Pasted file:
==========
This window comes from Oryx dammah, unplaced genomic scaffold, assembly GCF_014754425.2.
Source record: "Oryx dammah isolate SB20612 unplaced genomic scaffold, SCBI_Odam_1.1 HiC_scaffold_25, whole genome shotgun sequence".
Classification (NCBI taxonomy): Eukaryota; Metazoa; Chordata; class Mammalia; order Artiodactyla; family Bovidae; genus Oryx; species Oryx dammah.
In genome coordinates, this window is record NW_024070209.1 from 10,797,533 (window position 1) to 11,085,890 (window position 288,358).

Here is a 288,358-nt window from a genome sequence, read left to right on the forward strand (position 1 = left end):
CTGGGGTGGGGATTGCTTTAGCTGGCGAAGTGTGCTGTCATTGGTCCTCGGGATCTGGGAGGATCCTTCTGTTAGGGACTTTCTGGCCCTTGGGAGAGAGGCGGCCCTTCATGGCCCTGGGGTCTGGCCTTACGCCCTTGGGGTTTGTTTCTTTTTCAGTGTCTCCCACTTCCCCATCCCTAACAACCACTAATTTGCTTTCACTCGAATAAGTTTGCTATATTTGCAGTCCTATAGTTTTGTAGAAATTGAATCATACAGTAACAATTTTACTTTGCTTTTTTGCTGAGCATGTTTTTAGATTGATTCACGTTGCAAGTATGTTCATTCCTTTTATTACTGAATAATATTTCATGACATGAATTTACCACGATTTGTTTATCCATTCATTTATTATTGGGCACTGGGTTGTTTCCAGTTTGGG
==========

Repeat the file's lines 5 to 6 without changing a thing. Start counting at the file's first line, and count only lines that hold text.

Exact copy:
Here is a 288,358-nt window from a genome sequence, read left to right on the forward strand (position 1 = left end):
CTGGGGTGGGGATTGCTTTAGCTGGCGAAGTGTGCTGTCATTGGTCCTCGGGATCTGGGAGGATCCTTCTGTTAGGGACTTTCTGGCCCTTGGGAGAGAGGCGGCCCTTCATGGCCCTGGGGTCTGGCCTTACGCCCTTGGGGTTTGTTTCTTTTTCAGTGTCTCCCACTTCCCCATCCCTAACAACCACTAATTTGCTTTCACTCGAATAAGTTTGCTATATTTGCAGTCCTATAGTTTTGTAGAAATTGAATCATACAGTAACAATTTTACTTTGCTTTTTTGCTGAGCATGTTTTTAGATTGATTCACGTTGCAAGTATGTTCATTCCTTTTATTACTGAATAATATTTCATGACATGAATTTACCACGATTTGTTTATCCATTCATTTATTATTGGGCACTGGGTTGTTTCCAGTTTGGG